About Cataract Surgery
The lens of your eye functions similar to the lens inside a camera or microscope. Its purpose is to focus light that enters the eye so you can see the world around you. When cataracts form, the lens of your eye becomes clouded with proteins, which make it difficult to see clearly. If cataracts are left untreated, you can suffer from severe vision loss.
Fortunately, cataract surgery is safe, effective, and quite common. Thanks to advanced surgical procedures and lens implant technology, cataract surgery is not only one of the most frequently performed surgical procedures in the United States, it’s also one of the safest and most successful surgeries available.
When Should I Have Cataract Surgery?
When your cataracts cause poor vision that affects your quality of life or interferes with your ability to do the things you love, it’s time to consider cataract surgery. Advancements in surgical technique and medical technology have made cataract surgery one of the most effective procedures in medicine to date.
If you’re tired of experiencing these signs of cataracts, schedule an appointment with us to find out how cataract surgery can change your life:
- Clouded, blurry or double vision
- Difficulty seeing at night
- Trouble seeing to read or write
- Sensitivity to bright light and glare
- Halo-effect around lights
- Constant changes to your prescription for glasses or contacts
- Yellow or brown tinted vision
How Long Does Cataract Surgery Take?
While the surgery may only take 20 minutes, you should expect to be at our facility for about 90 minutes on the day of your procedure. Our facility, The Eye Surgery Center, is located in South Burlington and is the only one in Vermont that specializes only in eye surgery.
Even though the procedure and recovery times are short, we recommend taking the full day off from your regular routine in order to give your mind and body a chance to rest. Surgery can be physically and emotionally draining for many patients, so it’s important to take it easy after your procedure.
What happens before cataract surgery?
When you arrive at the surgical center, you’ll be given a mild sedative to help make you comfortable. A local anesthetic will be used to numb your eye. The skin around your eye will also be thoroughly cleansed, and sterile coverings will be placed around your head. You may see light and movement, but you won’t be able to see the surgery while it’s happening.
What happens during cataract surgery?
Under an operating microscope, a small, beveled incision, about 2.4mm wide, is made in the eye. In most cataract surgeries, microsurgical instruments are inserted through this opening and used to break apart and remove the cloudy lens from the eye. The back membrane of the lens (called the posterior capsule) is usually left in place.
Then, a plastic, acrylic, or silicone intraocular lens, also called an IOL, is implanted in the eye to replace the natural lens that was removed. Modern lens implants are permanent solutions to fix cataracts and improve vision, as they don’t need to be maintained or replaced in the future.
What happens after cataract surgery?
After the surgery is complete, your doctor may place a shield over your eye. After a short stay in the outpatient recovery area, you’ll be ready to go home. It’s common to experience halos, glare or starbursts around lights after cataract surgery, but this is often temporary as your eyes heal and adjust to the new lens. You can expect your vision to improve within a few days. Your doctor will schedule follow-up visits a day after your surgery, the following week, and a month later to monitor your progress.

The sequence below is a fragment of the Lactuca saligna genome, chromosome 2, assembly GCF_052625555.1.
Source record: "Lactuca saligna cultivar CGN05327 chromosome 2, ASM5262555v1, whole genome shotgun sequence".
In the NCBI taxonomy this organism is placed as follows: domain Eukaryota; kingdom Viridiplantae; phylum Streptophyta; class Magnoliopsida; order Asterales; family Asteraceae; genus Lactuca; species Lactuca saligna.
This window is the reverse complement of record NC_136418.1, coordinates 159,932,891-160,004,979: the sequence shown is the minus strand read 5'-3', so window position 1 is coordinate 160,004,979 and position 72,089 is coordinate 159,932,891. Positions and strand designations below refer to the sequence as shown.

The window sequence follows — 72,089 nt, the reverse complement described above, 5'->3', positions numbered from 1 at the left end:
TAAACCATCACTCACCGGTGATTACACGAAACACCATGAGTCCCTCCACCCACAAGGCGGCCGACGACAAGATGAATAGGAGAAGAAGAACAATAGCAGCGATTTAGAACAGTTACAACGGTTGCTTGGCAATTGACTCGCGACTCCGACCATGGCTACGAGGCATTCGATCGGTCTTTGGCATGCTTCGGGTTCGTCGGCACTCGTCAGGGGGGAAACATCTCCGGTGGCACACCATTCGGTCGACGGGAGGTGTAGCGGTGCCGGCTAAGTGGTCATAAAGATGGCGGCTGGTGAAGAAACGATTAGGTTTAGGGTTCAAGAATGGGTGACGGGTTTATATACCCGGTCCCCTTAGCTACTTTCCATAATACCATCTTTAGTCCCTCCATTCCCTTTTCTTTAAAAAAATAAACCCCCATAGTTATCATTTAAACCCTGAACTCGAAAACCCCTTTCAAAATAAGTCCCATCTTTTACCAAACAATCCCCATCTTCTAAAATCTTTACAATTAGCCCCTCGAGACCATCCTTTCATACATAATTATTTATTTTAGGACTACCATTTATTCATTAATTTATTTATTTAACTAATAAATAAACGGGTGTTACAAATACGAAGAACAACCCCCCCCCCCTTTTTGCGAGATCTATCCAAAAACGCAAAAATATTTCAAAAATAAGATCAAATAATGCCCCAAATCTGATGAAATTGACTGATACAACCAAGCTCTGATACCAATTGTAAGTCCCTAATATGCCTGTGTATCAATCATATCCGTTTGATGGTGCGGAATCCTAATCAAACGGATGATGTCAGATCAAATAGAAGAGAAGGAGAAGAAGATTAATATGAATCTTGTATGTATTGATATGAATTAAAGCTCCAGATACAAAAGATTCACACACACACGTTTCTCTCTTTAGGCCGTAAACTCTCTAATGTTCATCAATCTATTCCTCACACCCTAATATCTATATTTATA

Can I drive after cataract surgery?
It’s not safe to drive a vehicle directly after cataract surgery. Ask a friend or family member to help with transportation after your procedure, as you may be groggy from sedation or anesthesia. Most patients are clear to drive 24 hours after cataract surgery, though we strongly recommend waiting for confirmation from your doctor during your follow-up exam.
Intraocular Lens Implants (IOL)
In the past, all lens implants used in cataract surgery were monofocal. A monofocal IOL implant is the result of years of research and development and can provide very good vision after surgery. Since they do not correct for presbyopia or astigmatism, many patients still need to wear glasses after surgery in order to obtain their best vision for distance and/or near. A monofocal IOL is typically covered by most health insurance plans.
Toric IOL implants have the advantage of correcting for astigmatism as well as simple myopia or hyperopia. These implants can significantly reduce the amount of astigmatism you have after cataract surgery. With these IOLs, many patients are able to be less dependent on their eyeglasses for distance after surgery. This is a very good option for patients who want to optimize their distance vision with surgery, and who don’t mind using over-the-counter glasses for reading and other near vision tasks.
Multifocal or accommodating intraocular lens implants have the added advantage of being able to help you focus at both distance and near. Most patients electing to have these implants will not require eyeglasses in most daily situations. In order to have an optimal outcome with these implants, typically both eyes will need to have surgery with a similar type of lens implant.
Extended Depth of Focus (EDF or ERV) IOL
Extended depth of focus (EDF) IOLs, also called extended range of vision (ERV) IOLs, are designed using advanced technology called diffractive optics. Unlike bifocal eyeglasses, which require looking through the top part of the lens for distance, and through the bottom lens for near, patients can see clearly for a broad range of distances with EDF IOLs. This results in a high quality, continuous range of vision with reduced need for glasses after cataract surgery.